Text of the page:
Thiruvananthapuram: More than 20 years ago, K.H. Hussain, a librarian at the Kerala Forest Research Institute, decided that he wanted to catalogue the institute’s library using the computers that had just started making their way into the state. Immediately, he ran into the problem that would occupy him for the next two decades: How would he write the titles of Malayalam books in English, which didn’t have alphabets to express several Malayalam words?
Digitizing languages: C.R. Indu works on her tablet PC (top); Kosy George (in white shirt) and others at work at CDAC in Thiruvananthapuram. Photographs: Vivek Nair/Mint
With a lexicographer friend, Hussain started his digitization campaign by first developing Rachana, a Malayalam text editor that he released in 1999. It supported, he says, “more than 900 alphabets and symbols”. He then designed an archive system, Nitya, and digitized the collections of public and personal libraries.
But his work—and the work of many others, in various fields—will now be simplified, Hussain believes, by new software from the Centre for Development of Advanced Computing (CDAC) in Thiruvananthapuram: an online handwriting recognition platform, where anything written in Malayalam on a PDA (personal digital assistant, also known as a palmtop computer) or tablet can be recognized and converted into editable text in a word processor.
With the latest Windows and Linux operating systems now being touch-controlled, such online handwriting recognition (OHR) software can revolutionize regional-language Internet access in India. Integrating the software into operating systems will do away with the need for vernacular keyboards and perhaps even the electronic stylus, says Sunil P., a Kochi-based information technology expert who serves on several state government panels.
This promise to throw open the Internet’s gates has made handwriting recognition a focus of keen research. Biennial conferences, held under the umbrella of the International Conference on Frontiers in Handwriting Recognition (ICFHR), showcase the latest advances in machine-readable handwriting. A team comprising employees of Hewlett-Packard and the Indian Institute of Technology, Madras has already published a paper on OHR for the Tamil script, with accuracy rates ranging from 70% to 90%.
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Sitting in a small cubicle at CDAC, in the heart of Thiruvananthapuram, C.R. Indu explains how she and her small team began work on Malayalam OHR two years ago. “Malayalam has a cursive style of writing. It has a unique feature of compound words formed by the joining of two alphabets,” she says. “There are several alphabets that are near-similar, with a shade of difference in curves. To meet the needs of typewriting in Malayalam, the script was changed many years ago so that these compound words were separated. But several still follow the old style. All these pose(d) problems.”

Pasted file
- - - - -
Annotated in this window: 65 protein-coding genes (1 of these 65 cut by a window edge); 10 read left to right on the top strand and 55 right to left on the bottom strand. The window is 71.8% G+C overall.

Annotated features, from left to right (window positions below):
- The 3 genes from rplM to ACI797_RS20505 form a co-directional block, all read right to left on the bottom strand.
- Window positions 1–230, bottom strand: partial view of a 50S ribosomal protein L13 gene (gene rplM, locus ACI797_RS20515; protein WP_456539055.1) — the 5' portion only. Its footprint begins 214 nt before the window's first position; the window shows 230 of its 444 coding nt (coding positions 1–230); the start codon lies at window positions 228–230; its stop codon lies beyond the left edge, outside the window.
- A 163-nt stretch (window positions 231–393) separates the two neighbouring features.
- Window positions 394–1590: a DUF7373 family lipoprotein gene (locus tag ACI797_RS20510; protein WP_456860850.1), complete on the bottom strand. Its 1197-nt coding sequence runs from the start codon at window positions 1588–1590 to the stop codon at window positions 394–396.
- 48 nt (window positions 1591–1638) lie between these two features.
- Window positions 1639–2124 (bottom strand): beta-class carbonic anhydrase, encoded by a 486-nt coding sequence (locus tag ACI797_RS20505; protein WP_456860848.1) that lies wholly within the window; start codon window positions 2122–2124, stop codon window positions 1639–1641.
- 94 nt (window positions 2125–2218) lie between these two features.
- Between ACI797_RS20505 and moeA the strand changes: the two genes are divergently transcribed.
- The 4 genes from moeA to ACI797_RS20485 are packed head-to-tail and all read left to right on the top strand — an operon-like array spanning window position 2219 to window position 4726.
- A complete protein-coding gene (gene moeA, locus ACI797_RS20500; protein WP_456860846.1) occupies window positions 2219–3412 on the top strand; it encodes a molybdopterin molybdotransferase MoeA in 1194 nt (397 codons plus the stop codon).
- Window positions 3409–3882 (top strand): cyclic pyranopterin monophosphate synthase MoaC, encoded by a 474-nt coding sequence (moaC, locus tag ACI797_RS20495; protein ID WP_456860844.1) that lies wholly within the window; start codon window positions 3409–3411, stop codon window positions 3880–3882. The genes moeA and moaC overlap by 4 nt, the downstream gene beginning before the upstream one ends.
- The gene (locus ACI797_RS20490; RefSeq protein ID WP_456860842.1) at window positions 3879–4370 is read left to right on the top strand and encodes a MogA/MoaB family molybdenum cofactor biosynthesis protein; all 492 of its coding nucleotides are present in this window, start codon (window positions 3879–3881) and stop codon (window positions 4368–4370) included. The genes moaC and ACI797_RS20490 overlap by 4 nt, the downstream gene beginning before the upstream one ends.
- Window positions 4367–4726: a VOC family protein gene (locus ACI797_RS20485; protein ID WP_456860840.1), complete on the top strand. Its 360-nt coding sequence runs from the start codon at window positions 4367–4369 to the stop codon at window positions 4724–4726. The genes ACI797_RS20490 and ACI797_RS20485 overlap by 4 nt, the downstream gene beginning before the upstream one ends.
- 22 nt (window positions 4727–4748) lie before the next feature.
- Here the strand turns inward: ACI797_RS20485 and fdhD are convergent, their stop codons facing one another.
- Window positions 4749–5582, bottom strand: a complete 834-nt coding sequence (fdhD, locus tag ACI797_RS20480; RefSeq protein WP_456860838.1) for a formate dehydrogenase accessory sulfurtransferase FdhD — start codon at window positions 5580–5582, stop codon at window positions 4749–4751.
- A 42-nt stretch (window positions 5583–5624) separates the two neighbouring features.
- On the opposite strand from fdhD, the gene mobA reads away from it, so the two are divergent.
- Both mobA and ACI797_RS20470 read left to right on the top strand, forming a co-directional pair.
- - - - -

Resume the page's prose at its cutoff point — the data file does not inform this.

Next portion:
CDAC thus prepared a database of 3,389 handwriting samples, and then worked on what K.G. Sulochana, CDAC’s joint director, calls an “elastic matching technique”. The software was patiently taught how to recognize characters as soon as they were written on a tablet or touch screen, to then convert them into editable text in a font of the writer’s choice.
At present, the software functions at an average recognition accuracy of 94%. Additional fine-tuning is required, Indu points out, because many handwriting styles produce characters that look very much like each other.
Taking this concept another step forward, CDAC is now developing offline handwriting recognition, which can scan or photograph handwritten text, and convert the image into editable text. This is, Sulochana says, comparatively difficult, because different people have different handwriting styles, in which characters are too often linked, broken, or irregularly aligned. There is no dynamic information available; only the complete sample of writing is available as an image. Sulochana expects this system to operate at an accuracy of 80-85%.
But even respectable accuracy levels can prove useful and effective. The real-time OHR can be installed, keyboard-less, in ticket-billing machines, online forms, or teaching aids, to create content rapidly. Its offline avatar can read registration documents, postal addresses, bank cheques, and handwritten forms.
In a way, these systems are natural progressions of Nayana, an optical character recognition (OCR) system developed by CDAC five years ago, to convert printed Malayalam documents into text. Going by Sulochana’s figures, Nayana works spottily at best. Its average accuracy is 90% for computer printouts, but only 67% for books, 60% for newspapers and a low 47% for periodicals.
Coupled with CDAC’s text-to-speech synthesizer, OCR has proven useful to the visually challenged: Computers can first convert print into recognizable text, and then convert that text into speech, thus turning into reading machines.
Sunil sees, as the next logical step in this process, the integration of OHR into cellphones. That will, he says, erase the differences between those who are literate in English and those literate in the vernacular, democratizing the Internet more than ever before.